Hans Reichel – Yuxo: A New Daxophone Operetta (2002)

Hans Reichel - Yuxo: A New Daxophone Operetta (2002)
Artist: Hans Reichel
Album: Yuxo: A New Daxophone Operetta
Genre: Avant-Garde Jazz, Free Improvisation, Daxophone
Label: a/l/l
Year Of Release: 2002
Quality: FLAC (tracks+.cue)

01. The Duke Of Syracuse 1:51
02. A Life Without Lychees 4:16
03. You Can Dance With Me 5:34
04. Bubu And His Friends 6:40
05. Oway Oway 3:05
06. Out Of Namakemono 5:19
07. Death Procession 3:30
08. Street Song 3:01
09. My Haunted House 4:49
10. Le Bal (New Version) 5:46
11. Sometimes At Night 4:32
12. The South Coast Route 3:54
13. Eros Vs. Education 1:21


Why is Hans Reichel a genius? Because he invented the daxophone, one of the strangest, most fascinating instruments of the 20th century, but also because he has been able to use its full potential in pieces that bridge avant-garde composition and family entertainment. Released in 2002, Yuxo picks up where Shanghaied on Tor Road had left ten years before. Subtitled “A New Daxophone Operetta,” it is performed solely on Reichel’s wailing microtonal instruments — actually, an array of these in different shapes and sizes, multi-tracked to create a virtual orchestra of daxophones. The term operetta has not been chosen innocently. Reichel keeps from the classical genre its song format (albeit instrumental here) and lightness. The melodies are playful, the arrangements deceptively simple. At the core of it all resides the sound of the instrument, throaty but clear, an impossible cross between the violin and the human voice. Each piece is a delight, its melody recognizable on second listen. “Death Procession” feels like being trapped in a movie by a Martian incarnation of Federico Fellini. Flashes of Ennio Morricone and Nino Rota captured by a cartoonish pygmy tribe go by, alternating with images of mutating pump organs (“Sometimes at Night”) and dancing ghosts (“You Can Dance With Me”). The daxophones take lives of their own, deliriously mischievous, sometimes even childish. What it comes down to in the end is serious fun, irresistible tunes, and the masterpiece one was not expecting anymore from Reichel. Highly recommended if you can (or want to) crack a smile once in a while.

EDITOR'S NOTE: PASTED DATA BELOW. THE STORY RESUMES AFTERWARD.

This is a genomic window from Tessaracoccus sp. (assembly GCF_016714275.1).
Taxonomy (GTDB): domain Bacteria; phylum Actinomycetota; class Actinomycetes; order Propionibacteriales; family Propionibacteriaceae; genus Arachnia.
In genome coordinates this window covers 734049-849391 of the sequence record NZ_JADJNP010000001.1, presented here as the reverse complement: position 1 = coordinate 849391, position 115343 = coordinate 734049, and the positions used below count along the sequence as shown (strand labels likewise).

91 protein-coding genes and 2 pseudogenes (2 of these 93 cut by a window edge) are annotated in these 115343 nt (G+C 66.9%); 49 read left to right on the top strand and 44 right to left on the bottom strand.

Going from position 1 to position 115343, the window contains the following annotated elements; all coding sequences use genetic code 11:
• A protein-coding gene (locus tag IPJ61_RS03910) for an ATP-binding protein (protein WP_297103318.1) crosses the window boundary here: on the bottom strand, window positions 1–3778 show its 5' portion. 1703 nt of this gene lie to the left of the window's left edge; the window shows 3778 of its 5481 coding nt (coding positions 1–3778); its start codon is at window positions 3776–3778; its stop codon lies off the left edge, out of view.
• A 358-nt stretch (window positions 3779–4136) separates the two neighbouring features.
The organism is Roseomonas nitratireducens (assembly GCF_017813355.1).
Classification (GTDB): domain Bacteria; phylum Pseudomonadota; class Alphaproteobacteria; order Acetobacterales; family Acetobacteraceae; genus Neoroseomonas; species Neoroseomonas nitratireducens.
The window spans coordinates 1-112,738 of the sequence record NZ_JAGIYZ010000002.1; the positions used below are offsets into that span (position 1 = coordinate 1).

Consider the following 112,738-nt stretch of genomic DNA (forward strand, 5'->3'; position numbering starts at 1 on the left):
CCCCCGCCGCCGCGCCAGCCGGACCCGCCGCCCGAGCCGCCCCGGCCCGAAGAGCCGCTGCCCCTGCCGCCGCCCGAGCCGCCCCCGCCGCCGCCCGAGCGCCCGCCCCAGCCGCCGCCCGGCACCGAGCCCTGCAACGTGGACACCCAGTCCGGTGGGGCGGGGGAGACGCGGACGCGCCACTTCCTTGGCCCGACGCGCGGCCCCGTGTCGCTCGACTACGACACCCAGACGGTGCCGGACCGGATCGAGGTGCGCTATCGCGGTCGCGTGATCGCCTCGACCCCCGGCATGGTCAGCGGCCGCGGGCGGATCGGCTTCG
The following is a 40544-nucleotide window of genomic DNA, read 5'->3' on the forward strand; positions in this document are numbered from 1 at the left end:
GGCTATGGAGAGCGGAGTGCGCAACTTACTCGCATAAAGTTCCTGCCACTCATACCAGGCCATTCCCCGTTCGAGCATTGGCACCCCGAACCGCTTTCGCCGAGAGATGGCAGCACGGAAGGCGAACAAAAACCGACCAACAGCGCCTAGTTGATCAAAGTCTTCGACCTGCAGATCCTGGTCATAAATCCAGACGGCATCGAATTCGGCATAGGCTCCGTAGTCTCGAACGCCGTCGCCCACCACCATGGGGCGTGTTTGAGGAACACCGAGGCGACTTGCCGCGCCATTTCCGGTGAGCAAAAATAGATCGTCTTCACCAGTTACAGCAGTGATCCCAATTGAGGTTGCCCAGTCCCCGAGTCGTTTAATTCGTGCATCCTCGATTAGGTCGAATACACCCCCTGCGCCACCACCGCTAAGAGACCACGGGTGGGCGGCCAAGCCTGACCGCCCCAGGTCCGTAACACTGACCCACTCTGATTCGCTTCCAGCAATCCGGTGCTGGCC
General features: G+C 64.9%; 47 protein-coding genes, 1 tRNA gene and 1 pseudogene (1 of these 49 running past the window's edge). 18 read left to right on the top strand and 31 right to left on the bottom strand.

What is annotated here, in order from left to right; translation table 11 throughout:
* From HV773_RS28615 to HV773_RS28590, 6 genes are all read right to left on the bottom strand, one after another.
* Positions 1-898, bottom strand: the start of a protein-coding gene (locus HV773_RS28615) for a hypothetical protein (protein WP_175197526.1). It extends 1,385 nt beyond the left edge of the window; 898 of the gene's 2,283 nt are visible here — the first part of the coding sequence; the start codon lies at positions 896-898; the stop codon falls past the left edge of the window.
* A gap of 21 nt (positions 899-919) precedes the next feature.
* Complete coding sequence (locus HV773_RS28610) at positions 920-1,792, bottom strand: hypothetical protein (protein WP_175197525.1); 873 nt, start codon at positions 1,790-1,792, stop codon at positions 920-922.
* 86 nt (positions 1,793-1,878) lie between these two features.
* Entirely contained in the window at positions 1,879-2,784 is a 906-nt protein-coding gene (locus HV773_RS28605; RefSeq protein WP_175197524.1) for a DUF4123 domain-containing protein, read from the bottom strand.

Review by François Couture

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